Researchers studied the health records of more than 255,000 Danish school children, born between 1930 and 1971, whose height and weight was measured every year between the ages of 7 and 13. The researchers used this to go back and calculate their Body Mass Index (BMI).
BMI looks at weight compared to height and is a simple way of assessing whether people are a healthy weight.
More than 250 of the children went on to develop oesophageal cancer over the age of 40. By matching these middle-aged patients with their school records, researchers found that children aged 9-13 with a higher BMI, who were more likely to be overweight or obese, appeared to be at greater risk of developing this type of cancer in later life.
Using their results from the 1930s to the 1970s, they calculated that 2.1% of all oesophageal cases in adult men in Denmark could be attributed to boys being overweight or obese at the age of 13.
But they estimate that this figure could go up to around 17.5% of all these male oesophageal cancer cases in the future due to the rise in childhood obesity levels.
Dr Jennifer Baker, associate professor at The Institute of Preventive Medicine in Denmark and the University of Copenhagen, said: “Our results suggest that the increase in the number of overweight and obese children might lead to a significant rise in future cases of oesophageal cancer.
“It may be that being overweight as a child is directly linked to a higher risk of developing this cancer in later life. Or it might be that overweight children are more likely to become overweight adults, and we know that being above a healthy weight as an adult is a risk factor for many cancers, including oesophageal.
“More research is needed, but however the link works, our results underline how important it is for children to be a healthy weight – particularly as there is some evidence that overweight children could be at higher risk of other cancers later in life.”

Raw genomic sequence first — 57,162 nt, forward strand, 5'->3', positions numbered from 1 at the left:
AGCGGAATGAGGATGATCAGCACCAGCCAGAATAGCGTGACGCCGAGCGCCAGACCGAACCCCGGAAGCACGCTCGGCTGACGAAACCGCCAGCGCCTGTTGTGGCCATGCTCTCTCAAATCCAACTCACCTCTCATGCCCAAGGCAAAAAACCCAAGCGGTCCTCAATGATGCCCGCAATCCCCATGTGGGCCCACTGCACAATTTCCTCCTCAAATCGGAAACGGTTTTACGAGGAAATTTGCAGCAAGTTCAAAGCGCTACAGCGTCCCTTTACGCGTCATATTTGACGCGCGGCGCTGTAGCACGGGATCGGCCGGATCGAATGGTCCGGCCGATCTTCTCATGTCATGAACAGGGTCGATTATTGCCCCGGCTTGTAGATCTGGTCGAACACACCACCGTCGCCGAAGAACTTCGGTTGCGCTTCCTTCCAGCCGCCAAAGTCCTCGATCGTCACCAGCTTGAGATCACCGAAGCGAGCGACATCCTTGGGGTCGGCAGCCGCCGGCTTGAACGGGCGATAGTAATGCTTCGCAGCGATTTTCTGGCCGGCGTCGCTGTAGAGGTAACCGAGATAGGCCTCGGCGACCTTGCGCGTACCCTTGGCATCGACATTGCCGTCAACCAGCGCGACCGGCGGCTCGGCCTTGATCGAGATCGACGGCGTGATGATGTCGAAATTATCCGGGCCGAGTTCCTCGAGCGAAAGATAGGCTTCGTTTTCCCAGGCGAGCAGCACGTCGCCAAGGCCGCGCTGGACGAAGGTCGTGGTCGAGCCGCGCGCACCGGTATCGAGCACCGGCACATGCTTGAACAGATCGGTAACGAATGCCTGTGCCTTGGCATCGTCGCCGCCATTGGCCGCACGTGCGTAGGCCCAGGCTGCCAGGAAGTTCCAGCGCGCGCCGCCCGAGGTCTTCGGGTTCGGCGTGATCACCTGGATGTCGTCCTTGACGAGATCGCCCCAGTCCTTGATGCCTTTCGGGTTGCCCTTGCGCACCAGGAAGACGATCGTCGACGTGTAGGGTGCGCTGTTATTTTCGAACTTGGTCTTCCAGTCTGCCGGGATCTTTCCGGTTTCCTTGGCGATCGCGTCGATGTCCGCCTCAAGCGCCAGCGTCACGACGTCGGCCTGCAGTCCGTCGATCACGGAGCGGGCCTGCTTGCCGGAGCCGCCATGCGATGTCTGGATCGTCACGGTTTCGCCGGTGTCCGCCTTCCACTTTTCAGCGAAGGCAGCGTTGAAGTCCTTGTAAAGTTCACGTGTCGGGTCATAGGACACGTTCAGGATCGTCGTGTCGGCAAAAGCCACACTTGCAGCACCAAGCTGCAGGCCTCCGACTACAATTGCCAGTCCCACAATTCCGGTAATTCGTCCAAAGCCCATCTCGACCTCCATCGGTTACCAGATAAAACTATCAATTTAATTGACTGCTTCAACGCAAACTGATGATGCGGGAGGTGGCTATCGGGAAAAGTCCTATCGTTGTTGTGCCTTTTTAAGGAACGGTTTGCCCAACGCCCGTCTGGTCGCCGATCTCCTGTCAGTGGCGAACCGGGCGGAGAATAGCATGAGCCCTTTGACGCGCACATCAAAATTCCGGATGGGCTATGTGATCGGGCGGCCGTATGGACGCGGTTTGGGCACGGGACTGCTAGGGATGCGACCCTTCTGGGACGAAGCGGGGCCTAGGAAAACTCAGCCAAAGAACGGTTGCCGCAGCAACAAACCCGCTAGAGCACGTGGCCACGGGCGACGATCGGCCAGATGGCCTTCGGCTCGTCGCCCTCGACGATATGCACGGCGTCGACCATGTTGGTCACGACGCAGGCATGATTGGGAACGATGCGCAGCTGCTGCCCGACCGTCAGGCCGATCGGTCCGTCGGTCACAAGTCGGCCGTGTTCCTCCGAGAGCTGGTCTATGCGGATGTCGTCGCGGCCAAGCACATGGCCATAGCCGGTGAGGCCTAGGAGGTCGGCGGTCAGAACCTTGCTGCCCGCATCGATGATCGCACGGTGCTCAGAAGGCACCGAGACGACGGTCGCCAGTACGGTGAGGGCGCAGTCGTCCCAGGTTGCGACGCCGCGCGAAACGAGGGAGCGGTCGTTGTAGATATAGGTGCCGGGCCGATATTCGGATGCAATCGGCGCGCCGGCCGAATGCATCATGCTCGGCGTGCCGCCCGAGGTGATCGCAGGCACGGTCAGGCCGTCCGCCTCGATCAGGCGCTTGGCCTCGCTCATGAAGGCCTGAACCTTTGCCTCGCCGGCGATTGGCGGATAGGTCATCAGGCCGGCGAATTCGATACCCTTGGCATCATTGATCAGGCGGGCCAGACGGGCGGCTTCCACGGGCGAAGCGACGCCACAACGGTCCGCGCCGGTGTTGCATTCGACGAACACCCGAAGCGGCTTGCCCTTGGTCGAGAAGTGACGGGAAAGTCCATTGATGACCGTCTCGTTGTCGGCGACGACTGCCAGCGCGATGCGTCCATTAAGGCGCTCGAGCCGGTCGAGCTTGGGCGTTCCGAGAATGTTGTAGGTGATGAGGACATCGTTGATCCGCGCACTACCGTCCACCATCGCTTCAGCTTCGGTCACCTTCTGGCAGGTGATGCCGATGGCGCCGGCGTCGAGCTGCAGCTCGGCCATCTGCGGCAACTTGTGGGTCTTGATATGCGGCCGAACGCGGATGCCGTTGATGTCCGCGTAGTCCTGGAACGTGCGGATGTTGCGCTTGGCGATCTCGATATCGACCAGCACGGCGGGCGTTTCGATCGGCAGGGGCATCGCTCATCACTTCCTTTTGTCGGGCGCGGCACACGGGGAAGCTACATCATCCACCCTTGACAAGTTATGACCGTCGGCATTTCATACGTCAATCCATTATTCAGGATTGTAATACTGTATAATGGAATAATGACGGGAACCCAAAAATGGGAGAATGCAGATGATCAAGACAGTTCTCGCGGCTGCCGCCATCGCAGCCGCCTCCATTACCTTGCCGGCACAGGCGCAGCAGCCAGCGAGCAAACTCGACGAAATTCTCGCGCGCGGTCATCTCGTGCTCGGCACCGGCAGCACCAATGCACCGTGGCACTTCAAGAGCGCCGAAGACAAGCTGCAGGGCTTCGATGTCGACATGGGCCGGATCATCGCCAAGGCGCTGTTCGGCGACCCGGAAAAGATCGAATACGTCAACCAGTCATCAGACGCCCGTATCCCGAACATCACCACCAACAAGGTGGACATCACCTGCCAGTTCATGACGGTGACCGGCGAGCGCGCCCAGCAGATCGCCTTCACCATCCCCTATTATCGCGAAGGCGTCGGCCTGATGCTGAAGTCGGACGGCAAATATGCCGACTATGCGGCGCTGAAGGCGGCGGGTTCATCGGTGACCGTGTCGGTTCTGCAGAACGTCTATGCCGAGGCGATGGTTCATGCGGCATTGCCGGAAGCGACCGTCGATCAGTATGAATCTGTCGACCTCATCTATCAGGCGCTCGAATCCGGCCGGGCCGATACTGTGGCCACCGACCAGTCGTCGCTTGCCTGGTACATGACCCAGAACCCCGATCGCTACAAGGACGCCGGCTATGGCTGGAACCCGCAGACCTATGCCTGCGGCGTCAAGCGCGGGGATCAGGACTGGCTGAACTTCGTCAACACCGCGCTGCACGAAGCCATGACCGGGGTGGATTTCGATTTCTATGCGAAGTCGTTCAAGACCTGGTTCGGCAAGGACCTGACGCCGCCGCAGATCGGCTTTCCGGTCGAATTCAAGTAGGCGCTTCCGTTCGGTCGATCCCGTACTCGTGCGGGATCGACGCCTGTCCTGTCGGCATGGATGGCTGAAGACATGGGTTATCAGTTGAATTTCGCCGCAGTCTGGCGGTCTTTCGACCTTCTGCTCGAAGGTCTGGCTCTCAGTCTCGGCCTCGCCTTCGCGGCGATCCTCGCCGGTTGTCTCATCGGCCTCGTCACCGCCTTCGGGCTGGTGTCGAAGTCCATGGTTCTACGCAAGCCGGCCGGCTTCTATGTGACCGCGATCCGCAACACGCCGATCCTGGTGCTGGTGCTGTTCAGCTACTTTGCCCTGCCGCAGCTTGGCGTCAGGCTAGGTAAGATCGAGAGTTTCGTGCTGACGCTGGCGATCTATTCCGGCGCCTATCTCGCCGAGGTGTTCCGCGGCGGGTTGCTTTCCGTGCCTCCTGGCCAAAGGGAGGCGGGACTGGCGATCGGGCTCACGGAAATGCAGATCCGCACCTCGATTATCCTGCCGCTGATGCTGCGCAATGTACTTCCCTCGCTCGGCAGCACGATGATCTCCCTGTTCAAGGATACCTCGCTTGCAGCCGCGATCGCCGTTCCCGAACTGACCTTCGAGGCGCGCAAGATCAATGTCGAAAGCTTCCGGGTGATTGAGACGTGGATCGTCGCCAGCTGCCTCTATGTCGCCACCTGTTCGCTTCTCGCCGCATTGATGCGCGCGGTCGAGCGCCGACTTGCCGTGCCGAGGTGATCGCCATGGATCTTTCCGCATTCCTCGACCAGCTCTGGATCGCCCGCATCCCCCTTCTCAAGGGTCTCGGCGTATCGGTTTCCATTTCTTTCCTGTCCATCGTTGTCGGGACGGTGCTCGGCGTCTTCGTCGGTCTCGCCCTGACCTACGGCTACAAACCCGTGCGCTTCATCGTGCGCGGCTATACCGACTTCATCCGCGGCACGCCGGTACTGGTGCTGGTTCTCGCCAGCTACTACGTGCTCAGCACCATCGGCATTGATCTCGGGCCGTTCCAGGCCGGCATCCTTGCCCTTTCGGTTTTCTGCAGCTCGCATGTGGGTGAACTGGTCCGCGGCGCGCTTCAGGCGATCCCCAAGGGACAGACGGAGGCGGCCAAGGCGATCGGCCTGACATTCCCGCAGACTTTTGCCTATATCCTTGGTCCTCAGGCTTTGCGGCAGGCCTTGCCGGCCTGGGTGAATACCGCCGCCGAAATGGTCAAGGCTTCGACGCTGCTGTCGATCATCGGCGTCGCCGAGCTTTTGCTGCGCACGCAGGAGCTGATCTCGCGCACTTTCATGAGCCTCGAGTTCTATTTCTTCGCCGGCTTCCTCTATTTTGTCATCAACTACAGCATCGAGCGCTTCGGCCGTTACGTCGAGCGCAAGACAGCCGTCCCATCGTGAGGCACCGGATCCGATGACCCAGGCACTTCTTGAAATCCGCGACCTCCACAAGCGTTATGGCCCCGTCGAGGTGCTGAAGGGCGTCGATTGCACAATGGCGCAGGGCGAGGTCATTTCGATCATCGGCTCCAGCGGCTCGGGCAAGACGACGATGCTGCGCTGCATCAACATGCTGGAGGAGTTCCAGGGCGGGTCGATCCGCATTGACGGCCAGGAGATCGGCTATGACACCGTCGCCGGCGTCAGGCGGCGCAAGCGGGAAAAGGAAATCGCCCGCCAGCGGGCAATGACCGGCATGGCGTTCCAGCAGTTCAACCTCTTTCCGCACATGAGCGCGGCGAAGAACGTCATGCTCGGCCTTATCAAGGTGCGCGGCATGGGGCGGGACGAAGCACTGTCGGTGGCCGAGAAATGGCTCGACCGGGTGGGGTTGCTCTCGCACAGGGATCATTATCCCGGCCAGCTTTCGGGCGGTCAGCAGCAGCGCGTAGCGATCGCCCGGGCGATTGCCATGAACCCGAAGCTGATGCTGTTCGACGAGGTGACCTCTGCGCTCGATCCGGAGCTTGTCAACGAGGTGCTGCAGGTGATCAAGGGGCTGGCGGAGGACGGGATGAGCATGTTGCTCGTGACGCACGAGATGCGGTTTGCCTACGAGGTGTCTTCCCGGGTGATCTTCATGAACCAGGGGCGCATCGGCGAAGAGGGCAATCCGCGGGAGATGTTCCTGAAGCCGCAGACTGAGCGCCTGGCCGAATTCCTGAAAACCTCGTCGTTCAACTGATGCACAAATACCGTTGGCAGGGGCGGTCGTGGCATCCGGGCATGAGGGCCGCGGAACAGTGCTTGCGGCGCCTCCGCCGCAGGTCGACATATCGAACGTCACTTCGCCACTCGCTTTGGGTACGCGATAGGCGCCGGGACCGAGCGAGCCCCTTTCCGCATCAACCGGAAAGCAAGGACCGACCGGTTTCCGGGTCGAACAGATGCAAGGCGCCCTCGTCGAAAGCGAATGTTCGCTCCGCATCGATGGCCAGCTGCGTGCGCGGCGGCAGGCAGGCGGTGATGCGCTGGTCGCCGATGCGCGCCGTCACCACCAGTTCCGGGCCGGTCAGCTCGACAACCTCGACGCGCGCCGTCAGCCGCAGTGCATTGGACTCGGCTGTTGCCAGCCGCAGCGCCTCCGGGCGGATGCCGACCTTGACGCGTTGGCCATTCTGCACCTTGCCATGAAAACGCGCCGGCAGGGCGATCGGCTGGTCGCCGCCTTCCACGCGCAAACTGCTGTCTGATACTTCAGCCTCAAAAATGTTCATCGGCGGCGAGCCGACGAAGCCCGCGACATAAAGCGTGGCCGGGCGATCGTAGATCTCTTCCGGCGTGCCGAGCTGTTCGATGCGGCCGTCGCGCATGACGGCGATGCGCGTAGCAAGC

Oesophageal cancer – sometimes called cancer of the food pipe or gullet – is the 13th most common cancer in adults, with around 8,300 cases diagnosed each year in the UK. It is about twice as common in men as in women.
A previous Cancer Research UK study estimated that being overweight or obese causes more than one in four oesophageal cancers in men and around one in 10 in women. This may be because people who are obese are more likely to suffer from acid reflux – when acid coming back up from the stomach can irritate the lining of the oesophagus – which is a risk factor for oesophageal cancer. A higher BMI is also associated with gastroesophageal reflux disease in children.
The Danish research did not take into account any social or lifestyle factors that might contribute to a person’s risk of developing cancer, but researchers say there was little evidence that these might have affected their results.
Dr Julie Sharp, head of health information at Cancer Research UK, said: “This research suggests that being overweight as a child could have effects on your health even decades later. It highlights how important it is to ensure that children eat healthily and are active, as this gives them the best possible start in life and could help to prevent them from developing diseases such as cancer in the future.”